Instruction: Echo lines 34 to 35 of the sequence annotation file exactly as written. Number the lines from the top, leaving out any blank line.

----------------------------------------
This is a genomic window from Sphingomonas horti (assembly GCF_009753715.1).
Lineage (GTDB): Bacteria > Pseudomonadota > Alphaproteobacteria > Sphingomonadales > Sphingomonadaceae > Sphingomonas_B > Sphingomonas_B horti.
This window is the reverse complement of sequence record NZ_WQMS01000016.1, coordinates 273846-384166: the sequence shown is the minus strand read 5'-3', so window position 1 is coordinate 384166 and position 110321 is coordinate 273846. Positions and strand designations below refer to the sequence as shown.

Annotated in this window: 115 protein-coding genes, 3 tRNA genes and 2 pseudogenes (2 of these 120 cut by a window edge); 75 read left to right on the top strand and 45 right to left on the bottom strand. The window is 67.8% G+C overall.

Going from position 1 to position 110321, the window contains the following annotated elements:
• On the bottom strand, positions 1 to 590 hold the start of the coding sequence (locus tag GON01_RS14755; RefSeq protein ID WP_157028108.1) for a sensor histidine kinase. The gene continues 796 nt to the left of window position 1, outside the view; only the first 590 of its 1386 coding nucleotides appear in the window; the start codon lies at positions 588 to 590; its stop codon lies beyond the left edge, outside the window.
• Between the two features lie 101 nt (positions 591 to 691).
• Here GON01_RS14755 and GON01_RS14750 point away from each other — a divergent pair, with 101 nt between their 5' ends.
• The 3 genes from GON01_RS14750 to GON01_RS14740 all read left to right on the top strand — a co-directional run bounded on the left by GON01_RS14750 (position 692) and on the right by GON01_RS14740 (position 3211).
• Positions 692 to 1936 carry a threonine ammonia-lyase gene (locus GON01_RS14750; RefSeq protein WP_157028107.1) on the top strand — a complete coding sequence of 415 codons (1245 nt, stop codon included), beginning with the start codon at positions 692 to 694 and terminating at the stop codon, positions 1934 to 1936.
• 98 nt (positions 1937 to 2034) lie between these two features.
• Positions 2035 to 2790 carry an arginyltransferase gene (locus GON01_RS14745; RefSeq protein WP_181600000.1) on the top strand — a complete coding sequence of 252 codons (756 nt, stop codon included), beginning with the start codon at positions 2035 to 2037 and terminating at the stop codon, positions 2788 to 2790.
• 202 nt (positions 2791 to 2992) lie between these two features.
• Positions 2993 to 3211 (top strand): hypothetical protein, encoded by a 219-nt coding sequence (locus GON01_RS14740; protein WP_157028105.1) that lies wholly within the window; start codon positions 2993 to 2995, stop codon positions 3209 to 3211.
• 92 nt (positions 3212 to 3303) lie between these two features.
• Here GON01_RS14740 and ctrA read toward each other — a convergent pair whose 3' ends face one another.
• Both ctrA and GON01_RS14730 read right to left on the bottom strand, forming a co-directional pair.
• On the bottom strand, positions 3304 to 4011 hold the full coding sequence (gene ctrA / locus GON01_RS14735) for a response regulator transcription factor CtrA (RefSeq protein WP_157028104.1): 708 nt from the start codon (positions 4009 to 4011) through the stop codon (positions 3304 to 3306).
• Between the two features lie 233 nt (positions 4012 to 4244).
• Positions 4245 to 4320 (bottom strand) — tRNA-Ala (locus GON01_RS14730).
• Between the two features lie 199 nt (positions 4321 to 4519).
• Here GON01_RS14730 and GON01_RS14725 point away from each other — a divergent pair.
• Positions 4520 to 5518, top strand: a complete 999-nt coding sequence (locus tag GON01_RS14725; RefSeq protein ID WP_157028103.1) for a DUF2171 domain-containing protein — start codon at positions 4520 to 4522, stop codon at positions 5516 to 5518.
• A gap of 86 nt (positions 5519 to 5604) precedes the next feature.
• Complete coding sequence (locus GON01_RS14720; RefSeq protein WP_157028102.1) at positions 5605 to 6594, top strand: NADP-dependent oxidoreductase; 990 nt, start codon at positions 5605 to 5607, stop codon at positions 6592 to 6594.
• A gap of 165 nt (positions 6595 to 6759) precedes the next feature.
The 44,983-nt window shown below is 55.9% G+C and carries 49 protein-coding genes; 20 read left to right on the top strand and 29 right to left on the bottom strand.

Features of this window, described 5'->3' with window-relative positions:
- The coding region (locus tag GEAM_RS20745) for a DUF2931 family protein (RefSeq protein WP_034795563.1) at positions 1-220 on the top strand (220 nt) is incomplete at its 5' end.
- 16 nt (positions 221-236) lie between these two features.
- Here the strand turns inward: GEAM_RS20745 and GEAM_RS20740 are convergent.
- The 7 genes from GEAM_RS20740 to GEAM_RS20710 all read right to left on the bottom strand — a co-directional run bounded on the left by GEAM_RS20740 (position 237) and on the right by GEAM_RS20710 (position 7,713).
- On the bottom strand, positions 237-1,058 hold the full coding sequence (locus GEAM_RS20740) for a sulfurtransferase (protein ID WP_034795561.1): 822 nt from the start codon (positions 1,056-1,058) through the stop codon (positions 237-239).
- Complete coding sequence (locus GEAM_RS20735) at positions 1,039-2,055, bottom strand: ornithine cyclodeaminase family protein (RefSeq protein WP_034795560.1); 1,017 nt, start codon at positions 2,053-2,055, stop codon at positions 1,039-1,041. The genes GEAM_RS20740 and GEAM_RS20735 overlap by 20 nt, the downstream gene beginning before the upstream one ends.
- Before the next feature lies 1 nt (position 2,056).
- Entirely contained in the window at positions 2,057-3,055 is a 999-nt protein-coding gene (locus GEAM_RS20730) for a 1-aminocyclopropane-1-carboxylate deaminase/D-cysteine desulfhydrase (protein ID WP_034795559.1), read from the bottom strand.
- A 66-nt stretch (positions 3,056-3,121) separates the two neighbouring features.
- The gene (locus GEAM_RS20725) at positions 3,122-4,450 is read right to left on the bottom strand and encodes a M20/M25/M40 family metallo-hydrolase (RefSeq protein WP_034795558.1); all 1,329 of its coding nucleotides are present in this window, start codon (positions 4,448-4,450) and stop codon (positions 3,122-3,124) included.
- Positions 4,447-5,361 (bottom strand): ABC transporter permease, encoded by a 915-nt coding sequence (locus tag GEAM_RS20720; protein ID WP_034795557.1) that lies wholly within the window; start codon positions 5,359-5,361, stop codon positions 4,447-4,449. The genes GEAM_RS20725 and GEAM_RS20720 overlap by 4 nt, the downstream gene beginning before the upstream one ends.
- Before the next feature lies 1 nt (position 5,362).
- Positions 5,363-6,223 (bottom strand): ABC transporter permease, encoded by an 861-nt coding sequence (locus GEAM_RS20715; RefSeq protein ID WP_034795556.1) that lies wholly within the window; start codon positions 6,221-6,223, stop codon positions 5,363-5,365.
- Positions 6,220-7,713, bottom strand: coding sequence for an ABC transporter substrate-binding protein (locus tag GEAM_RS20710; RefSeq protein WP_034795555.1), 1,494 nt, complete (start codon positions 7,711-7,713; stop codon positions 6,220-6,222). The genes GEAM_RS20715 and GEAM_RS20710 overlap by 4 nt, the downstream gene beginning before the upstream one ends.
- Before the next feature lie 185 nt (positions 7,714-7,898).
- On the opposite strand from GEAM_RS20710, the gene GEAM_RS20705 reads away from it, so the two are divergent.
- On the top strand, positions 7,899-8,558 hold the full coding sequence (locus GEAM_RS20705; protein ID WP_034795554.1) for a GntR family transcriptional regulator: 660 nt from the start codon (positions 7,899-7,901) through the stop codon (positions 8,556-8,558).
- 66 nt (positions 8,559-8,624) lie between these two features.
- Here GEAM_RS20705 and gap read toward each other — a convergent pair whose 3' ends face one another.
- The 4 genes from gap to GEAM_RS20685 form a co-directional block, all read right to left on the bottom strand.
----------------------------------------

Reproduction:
- Complete coding sequence (locus GEAM_RS20735) at positions 1,039-2,055, bottom strand: ornithine cyclodeaminase family protein (RefSeq protein WP_034795560.1); 1,017 nt, start codon at positions 2,053-2,055, stop codon at positions 1,039-1,041. The genes GEAM_RS20740 and GEAM_RS20735 overlap by 20 nt, the downstream gene beginning before the upstream one ends.
- Before the next feature lies 1 nt (position 2,056).